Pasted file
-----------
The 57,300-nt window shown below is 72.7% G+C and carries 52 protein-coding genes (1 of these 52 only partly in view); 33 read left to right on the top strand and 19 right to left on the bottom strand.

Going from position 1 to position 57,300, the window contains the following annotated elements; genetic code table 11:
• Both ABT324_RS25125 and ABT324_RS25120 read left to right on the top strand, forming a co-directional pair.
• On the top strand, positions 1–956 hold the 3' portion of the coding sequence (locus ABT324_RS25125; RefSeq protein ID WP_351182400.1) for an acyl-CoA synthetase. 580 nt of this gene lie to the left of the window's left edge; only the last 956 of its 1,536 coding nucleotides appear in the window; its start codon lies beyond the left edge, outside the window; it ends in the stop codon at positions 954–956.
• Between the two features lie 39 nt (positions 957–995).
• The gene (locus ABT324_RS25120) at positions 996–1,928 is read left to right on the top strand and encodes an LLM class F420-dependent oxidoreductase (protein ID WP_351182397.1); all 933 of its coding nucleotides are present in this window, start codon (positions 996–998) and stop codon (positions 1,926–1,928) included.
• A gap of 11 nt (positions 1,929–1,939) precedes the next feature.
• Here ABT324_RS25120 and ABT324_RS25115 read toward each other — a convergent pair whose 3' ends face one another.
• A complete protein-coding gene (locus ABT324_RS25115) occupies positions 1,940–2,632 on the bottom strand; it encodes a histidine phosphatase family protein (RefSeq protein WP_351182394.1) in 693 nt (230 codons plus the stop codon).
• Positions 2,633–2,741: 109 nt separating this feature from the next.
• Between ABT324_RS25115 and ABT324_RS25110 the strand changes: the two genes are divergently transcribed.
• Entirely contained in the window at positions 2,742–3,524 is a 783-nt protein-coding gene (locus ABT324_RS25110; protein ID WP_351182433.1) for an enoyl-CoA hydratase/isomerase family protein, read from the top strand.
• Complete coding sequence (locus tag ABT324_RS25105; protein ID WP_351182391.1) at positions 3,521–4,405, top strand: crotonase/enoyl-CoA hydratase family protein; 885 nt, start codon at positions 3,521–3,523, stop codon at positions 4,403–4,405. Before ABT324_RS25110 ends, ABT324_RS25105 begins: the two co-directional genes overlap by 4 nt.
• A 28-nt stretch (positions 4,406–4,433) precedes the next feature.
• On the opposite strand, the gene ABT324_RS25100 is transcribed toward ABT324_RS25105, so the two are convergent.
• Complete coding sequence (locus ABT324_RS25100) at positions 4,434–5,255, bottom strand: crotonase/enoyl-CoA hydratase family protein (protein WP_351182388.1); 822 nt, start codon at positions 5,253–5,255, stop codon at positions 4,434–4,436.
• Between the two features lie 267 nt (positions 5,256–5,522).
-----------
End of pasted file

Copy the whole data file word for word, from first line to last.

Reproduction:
The 57,300-nt window shown below is 72.7% G+C and carries 52 protein-coding genes (1 of these 52 only partly in view); 33 read left to right on the top strand and 19 right to left on the bottom strand.

Going from position 1 to position 57,300, the window contains the following annotated elements; genetic code table 11:
• Both ABT324_RS25125 and ABT324_RS25120 read left to right on the top strand, forming a co-directional pair.
• On the top strand, positions 1–956 hold the 3' portion of the coding sequence (locus ABT324_RS25125; RefSeq protein ID WP_351182400.1) for an acyl-CoA synthetase. 580 nt of this gene lie to the left of the window's left edge; only the last 956 of its 1,536 coding nucleotides appear in the window; its start codon lies beyond the left edge, outside the window; it ends in the stop codon at positions 954–956.
• Between the two features lie 39 nt (positions 957–995).
• The gene (locus ABT324_RS25120) at positions 996–1,928 is read left to right on the top strand and encodes an LLM class F420-dependent oxidoreductase (protein ID WP_351182397.1); all 933 of its coding nucleotides are present in this window, start codon (positions 996–998) and stop codon (positions 1,926–1,928) included.
• A gap of 11 nt (positions 1,929–1,939) precedes the next feature.
• Here ABT324_RS25120 and ABT324_RS25115 read toward each other — a convergent pair whose 3' ends face one another.
• A complete protein-coding gene (locus ABT324_RS25115) occupies positions 1,940–2,632 on the bottom strand; it encodes a histidine phosphatase family protein (RefSeq protein WP_351182394.1) in 693 nt (230 codons plus the stop codon).
• Positions 2,633–2,741: 109 nt separating this feature from the next.
• Between ABT324_RS25115 and ABT324_RS25110 the strand changes: the two genes are divergently transcribed.
• Entirely contained in the window at positions 2,742–3,524 is a 783-nt protein-coding gene (locus ABT324_RS25110; protein ID WP_351182433.1) for an enoyl-CoA hydratase/isomerase family protein, read from the top strand.
• Complete coding sequence (locus tag ABT324_RS25105; protein ID WP_351182391.1) at positions 3,521–4,405, top strand: crotonase/enoyl-CoA hydratase family protein; 885 nt, start codon at positions 3,521–3,523, stop codon at positions 4,403–4,405. Before ABT324_RS25110 ends, ABT324_RS25105 begins: the two co-directional genes overlap by 4 nt.
• A 28-nt stretch (positions 4,406–4,433) precedes the next feature.
• On the opposite strand, the gene ABT324_RS25100 is transcribed toward ABT324_RS25105, so the two are convergent.
• Complete coding sequence (locus ABT324_RS25100) at positions 4,434–5,255, bottom strand: crotonase/enoyl-CoA hydratase family protein (protein WP_351182388.1); 822 nt, start codon at positions 5,253–5,255, stop codon at positions 4,434–4,436.
• Between the two features lie 267 nt (positions 5,256–5,522).